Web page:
- By Ralph C. Jensen
- Aug 01, 2012
After recommending strategies for on-the-border
video cameras and other security technologies,
Rep. Candice Miller (R-MI) and her
colleagues in the U.S. House of Representatives have
passed H.R. 1299, known as the Secure Border Act.
The bill ensures that the use of electronic physical security
equipment will be a priority for the Department of
Homeland Security’s border security strategies.
H.R. 1299 promotes the use of a comprehensive
technology plan for major surveillance and detection
technology programs. The Security Industry Association
(SIA) announced full support of the passage of
this bill—partly because staffers helped draft and create
this critical legislation.
According to SIA, the Secure Border Act will direct
the DHS secretary to submit to Congress a detailed
and comprehensive strategic plan for gaining
operational control of the international borders between
U.S. ports of entry. The legislation also calls for
development of a five-year plan that will ensure complete
operations control is being met in border areas.
Miller, who introduced the Secure Border Act, said
that for too many years this nation has lacked a clear
and comprehensive plan to gain and maintain operations
control of the borders.
“My legislation directs the secretary of Department
of Homeland Security to develop a strategy for
securing our borders and ports of entry by taking into
account personnel, technology and other resources to
meet our nation’s security requirements,” Miller said.
“Our common defense begins with effectively securing
our borders, and the American people rightly expect
and demand that the federal government take the
responsibility to secure the borders.”
Not too many months ago, I created a little havoc
by writing that the current administration isn’t doing
enough to protect the borders. A couple of our readers
took exception and felt I shouldn’t wander into the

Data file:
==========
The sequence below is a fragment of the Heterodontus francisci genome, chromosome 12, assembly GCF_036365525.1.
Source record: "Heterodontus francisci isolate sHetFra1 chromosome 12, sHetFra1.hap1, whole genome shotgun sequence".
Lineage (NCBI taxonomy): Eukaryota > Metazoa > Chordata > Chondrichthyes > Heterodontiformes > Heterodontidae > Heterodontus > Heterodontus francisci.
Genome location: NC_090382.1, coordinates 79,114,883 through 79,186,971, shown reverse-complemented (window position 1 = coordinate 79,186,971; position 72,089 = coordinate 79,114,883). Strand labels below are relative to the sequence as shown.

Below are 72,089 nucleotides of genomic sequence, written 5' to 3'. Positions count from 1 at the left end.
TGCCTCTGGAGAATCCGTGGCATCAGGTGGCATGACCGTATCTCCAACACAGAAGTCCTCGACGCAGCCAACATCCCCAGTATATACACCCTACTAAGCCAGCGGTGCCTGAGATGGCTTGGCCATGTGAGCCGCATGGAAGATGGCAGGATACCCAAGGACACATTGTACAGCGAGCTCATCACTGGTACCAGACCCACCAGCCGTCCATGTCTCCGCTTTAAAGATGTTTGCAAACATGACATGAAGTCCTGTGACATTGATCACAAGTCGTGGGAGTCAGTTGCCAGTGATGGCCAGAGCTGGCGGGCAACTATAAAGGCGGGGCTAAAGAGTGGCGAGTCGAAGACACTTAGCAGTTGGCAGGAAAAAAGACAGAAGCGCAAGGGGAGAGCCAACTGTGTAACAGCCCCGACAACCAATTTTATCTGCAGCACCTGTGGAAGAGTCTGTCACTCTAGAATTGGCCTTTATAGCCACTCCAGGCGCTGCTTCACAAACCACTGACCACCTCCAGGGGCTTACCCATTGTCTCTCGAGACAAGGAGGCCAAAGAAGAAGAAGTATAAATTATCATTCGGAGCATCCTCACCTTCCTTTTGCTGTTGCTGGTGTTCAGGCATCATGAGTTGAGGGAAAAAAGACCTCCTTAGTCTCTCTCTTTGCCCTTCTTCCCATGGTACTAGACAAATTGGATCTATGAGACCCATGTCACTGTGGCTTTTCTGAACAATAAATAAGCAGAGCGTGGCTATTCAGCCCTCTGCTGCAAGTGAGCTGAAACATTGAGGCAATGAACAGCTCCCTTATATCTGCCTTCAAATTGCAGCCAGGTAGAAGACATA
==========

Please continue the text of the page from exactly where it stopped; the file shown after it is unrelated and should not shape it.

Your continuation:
political arena. I’ve thought long and hard about this,
but what is the border about if it isn’t about security?
Therefore, let me heap a little praise on the White
House for signing a bill that raises the federal criminal
penalties for building or financing the building of
border tunnels from Mexico into the United States.
Authored by Silvestre Reyes (D-TX), the new law
received broad bipartisan support in May and was
signed by the president on June 5.
“This legislation will further deter tunnel activities
by providing enhanced investigative tools to law enforcement
and increasing options to prosecute people
involved in these crimes,” Reyes said.
During the past three years, the current administration
has boldly increased the number of border
agents, and DHS for the first time ever has taken flight
with unmanned aerial drones that cover the border
from Texas to California.
Cross-border tunnels, however, have become more
common along the southern border, especially in
Arizona and California, as drug smugglers look for
new ways to circumvent law enforcement in the many
aboveground routes. The tunnels are often very sophisticated
and have extensive ventilation and cooling
systems, as well as cargo-moving facilities. The tunnel
smugglers have to be stopped, and, hopefully, this
will help thwart the drug industry, which is brazen in
its every attempt to bring its illegal product into the
“I’m proud to see the president sign this important
legislation into law,” said Rep. Ben Quayle (RAZ).
“For too long, criminal cartels have been able
to construct and use illegal cross-border tunnels to
smuggle weapons, drugs and people across our border
without facing adequately harsh consequences.
This bill is an important step in our efforts to secure
our southern borders.”
It seems apprehensions along the border have risen
because there have been far fewer attempts to cross illegally,
in part due to the dramatic increase in seizures
of illegal currency, drugs and guns. This doesn’t mean
that all is well on the southern border.
The Government Accountability Office has indicated
that only 44 percent of the Southwest border
has been under operational control and that only
32 of the nearly 4,000 northern border miles have
reached an acceptable level of security. Investments in
border security should not be ad hoc but rather part
of a larger strategic plan.
“I am encouraged by the release of the first-ever
DHS Northern Border Strategy,” Miller said. “As
chairman of the subcommittee on border and maritime
security, I have been calling on the department to
focus on the unique challenges on the northern border
by putting a stronger emphasis on sharing information
to protect our citizens, facilitate trade across
our borders, decrease wait times for cargo and people
who cross the border and to make infrastructure investments
needed to facilitate these goals.”
One of the most important responsibilities of
our government and this Congress is the enumerated
powers of the Constitution for providing for the
common defense of the citizens. Proper security on
the border is a common defense that must be funded
to meet that mission.
This article originally appeared in the August 2012 issue of Security Today.